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On the Marc Train Between Baltimore and Washington

Posted 12-13-2011 at 03:22 PM by ChrisGeorge
Updated 12-16-2011 at 08:03 AM by ChrisGeorge

Snow on the trackside between Baltimore and D.C. -- cellphone photograph by Chris George.

Many of the poems that I write are written on the Marc Train between my home in Baltimore and Washington, D.C., our nation's capital. I have worked for a medical education organization in Washington since the summer of 2000. I have to admit that the hour-long ride isn't always a pleasant one, what with people sitting next to me and elbowing me (I had a particularly fidgety guy this morning, ugh, not so elbowy but annoying nonetheless) or talking loudly on their Smartphones and other devices and making the whole rail car listen to their conversations. Luckily, I can shut out such noisy fellow passengers by turning up the music on my CD headphones to drown out those intrusions. Of course there are also the people who do other things... like women who make up their faces or paint their nails, or clip coupons. Also I like to put names to some of the passengers that I see on a regular basis, and sometimes write poems about them, such as "My Ride with Sven" about a passenger who reminds me of a former manager of England's national soccer team -- not great poetry... an occasional poem, if you like but it amuses me and it may do you as well... uh, it passes the time.

Indeed, I can write or read on the train, listen to music (anything from Ralph Vaughan Williams to Leonard Cohen to Annie Lennox etc), or fall asleep like my friend Sven. A number of other poems I have written either reference things I have seen from the train at trackside or are about incidents at Penn Station, Baltimore or at Union Station in Washington. You might say that the journey to D.C. has added to my life both culturally and poetically.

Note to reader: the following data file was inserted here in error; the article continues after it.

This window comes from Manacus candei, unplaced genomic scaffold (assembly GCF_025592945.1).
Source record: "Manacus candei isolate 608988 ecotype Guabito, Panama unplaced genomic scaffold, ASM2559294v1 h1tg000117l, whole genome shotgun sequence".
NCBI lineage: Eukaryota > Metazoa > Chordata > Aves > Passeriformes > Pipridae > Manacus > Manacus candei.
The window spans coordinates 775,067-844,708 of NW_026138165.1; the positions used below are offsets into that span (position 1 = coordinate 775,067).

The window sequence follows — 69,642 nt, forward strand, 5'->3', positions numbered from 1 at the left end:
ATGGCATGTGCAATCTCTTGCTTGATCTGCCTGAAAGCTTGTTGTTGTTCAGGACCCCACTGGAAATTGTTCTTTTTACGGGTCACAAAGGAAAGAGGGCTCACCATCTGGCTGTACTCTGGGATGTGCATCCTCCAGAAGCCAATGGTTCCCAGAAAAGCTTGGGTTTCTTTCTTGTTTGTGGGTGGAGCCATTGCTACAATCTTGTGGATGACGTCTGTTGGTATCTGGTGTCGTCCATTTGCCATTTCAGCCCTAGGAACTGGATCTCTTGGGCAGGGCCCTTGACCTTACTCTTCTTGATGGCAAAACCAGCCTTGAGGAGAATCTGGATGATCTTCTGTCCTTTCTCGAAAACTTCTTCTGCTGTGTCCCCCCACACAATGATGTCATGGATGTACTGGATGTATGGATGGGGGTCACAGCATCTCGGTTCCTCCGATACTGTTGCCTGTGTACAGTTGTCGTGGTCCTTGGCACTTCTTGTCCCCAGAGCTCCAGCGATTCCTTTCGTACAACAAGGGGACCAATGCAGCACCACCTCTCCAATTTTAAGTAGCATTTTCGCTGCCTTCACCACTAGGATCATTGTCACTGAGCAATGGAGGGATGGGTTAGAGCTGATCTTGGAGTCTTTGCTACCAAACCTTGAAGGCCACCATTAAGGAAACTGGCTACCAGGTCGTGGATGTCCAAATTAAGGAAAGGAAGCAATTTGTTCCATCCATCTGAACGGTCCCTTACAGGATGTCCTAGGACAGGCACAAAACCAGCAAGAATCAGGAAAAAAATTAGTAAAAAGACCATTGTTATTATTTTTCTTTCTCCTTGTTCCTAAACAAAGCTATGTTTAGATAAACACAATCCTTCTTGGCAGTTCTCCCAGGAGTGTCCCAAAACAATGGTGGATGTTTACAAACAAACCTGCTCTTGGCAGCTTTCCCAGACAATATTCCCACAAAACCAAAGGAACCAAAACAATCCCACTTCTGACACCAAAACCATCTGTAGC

After working for nearly 30 years in Baltimore, I enjoy being instead in D.C. in the middle of all the history -- yes, including all the ballyhoo about the intransigence in Congress, and the ongoing game of brinkmanship between President Barack Obama and the Republicans!

I work on 12th Street, S.W., several blocks south of the National Mall where, if I feel like it, I can stroll through the gardens or go to one of the museums of the priceless Smithsonian Institution, like the National Air and Space Museum, or else the Freer Gallery where I can enjoy the artwork of American artist James McNeill Whistler (1834-1903), in the stunning "Peacock Room" created by Whistler in 1876 for his patron, Liverpool shipping magnate Frederick R. Leyland. The two had a big falling out over it, as you will read, and the artwork on the one wall showing two defiant peacocks represents the himself peacockish artist Whistler facing off against his irate and pompous rich patron. If you are in Washington, D.C., you definitely should go to see the room or else just enjoy the web visit. Here's another web page with more on the Peacock Room, that includes some video. Check it out, friends.

In addition, of course, I can attend poetry readings at the Library of Congress or the Folger Shakespeare Library, which in addition to containing a world renowned collection of Shakespeare's First Quarto volumes sponsors a regular reading series of well-known poets. Am I making you feel jealous yet?

Allegorical Figures, Arts and Sciences Building, Smithsonian Institution, Washington, D.C. Photograph by Chris George.

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